On August 14, President Trump issued a memorandum instructing the United States Trade Representative to consider investigating China’s policies and practices relating to IP theft and forced technology transfers. U.S. Trade Representative Robert Lighthizer promptly opened its investigation pursuant to the Trade Act of 1974. Its notice of the initiation of the investigation of China’s practices relating to IP has now been published in the Federal Register.
Among those applauding the opening of the investigation was is the bipartisan IP Commission, which issued a 2017 report update that spotlighted $225 billion in annual costs to the American economy from international IP theft. Concerns about IP theft in China were of FSF Research Associate Michael J. Horney discussed that update in his blog post: “New IP Commission Report Shows Need for Strong IP Enforcement Efforts.”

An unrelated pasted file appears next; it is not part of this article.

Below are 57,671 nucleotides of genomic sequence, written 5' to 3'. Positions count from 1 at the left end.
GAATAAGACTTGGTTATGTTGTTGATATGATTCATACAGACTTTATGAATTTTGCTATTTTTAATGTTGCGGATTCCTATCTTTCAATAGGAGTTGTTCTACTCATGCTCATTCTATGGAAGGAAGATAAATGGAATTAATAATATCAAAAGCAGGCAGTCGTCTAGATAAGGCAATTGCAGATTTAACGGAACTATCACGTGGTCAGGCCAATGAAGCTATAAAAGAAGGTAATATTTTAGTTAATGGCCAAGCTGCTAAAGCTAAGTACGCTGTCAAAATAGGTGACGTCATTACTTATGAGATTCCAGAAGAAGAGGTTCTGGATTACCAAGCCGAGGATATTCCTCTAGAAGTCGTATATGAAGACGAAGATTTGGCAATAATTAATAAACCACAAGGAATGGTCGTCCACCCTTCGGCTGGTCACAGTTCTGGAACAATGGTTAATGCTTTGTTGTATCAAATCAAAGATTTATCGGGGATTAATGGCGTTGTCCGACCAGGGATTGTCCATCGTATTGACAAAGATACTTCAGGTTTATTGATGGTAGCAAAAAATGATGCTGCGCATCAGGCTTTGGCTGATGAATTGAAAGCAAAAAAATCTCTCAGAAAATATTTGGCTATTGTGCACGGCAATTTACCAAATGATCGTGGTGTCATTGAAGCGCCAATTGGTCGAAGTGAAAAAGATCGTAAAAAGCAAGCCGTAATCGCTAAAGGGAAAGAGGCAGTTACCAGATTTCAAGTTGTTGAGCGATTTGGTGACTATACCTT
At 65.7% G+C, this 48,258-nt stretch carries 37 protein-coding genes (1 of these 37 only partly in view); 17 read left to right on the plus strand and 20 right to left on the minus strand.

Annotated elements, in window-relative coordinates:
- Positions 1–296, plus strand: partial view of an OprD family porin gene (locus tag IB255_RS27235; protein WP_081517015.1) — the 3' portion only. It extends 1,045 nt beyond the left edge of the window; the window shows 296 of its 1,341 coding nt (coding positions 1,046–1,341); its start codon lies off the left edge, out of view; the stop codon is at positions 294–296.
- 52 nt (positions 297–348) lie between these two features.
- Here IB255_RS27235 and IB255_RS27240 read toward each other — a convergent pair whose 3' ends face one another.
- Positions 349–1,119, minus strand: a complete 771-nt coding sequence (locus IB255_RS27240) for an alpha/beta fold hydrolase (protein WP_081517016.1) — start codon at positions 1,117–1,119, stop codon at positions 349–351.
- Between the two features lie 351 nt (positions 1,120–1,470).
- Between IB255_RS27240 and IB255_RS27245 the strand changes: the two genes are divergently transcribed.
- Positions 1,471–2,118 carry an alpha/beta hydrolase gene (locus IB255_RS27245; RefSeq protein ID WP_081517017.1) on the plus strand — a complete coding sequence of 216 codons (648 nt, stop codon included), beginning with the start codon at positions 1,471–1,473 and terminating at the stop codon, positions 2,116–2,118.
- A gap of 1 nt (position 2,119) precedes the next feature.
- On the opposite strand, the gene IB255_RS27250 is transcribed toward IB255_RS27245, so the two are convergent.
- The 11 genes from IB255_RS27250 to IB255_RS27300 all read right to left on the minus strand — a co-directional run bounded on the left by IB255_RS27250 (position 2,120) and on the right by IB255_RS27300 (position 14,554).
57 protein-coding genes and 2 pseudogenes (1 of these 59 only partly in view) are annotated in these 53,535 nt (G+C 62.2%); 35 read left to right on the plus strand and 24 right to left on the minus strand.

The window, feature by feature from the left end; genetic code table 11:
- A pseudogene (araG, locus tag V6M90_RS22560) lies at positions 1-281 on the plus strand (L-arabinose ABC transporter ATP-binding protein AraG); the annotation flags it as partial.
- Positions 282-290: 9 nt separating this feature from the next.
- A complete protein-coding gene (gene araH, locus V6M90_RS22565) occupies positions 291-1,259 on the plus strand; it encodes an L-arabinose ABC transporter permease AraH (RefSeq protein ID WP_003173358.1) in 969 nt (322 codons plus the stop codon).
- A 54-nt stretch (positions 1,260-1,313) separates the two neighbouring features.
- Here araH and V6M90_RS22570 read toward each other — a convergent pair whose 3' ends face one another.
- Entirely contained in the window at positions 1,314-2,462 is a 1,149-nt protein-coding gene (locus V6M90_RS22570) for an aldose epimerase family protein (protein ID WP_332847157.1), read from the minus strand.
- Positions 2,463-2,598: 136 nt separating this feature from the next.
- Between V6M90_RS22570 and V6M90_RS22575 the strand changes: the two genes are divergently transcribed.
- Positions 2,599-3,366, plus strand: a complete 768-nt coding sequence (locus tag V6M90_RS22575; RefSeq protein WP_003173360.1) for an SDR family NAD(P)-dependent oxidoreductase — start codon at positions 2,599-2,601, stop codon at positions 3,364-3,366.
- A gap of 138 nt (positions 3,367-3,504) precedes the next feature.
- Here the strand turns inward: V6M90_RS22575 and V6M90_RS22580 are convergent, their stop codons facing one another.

In the Digital Age, combating international theft and piracy of American intellectual property (IP) has become increasingly important to enhancing our nation’s economic prosperity. Securing American IP rights abroad is also a constitutional imperative. FSF President Randolph J. May and I explore the philosophical and historical aspects of that imperative in our Perspectives from FSF Scholars paper “The Logic of International Intellectual Property Protection.”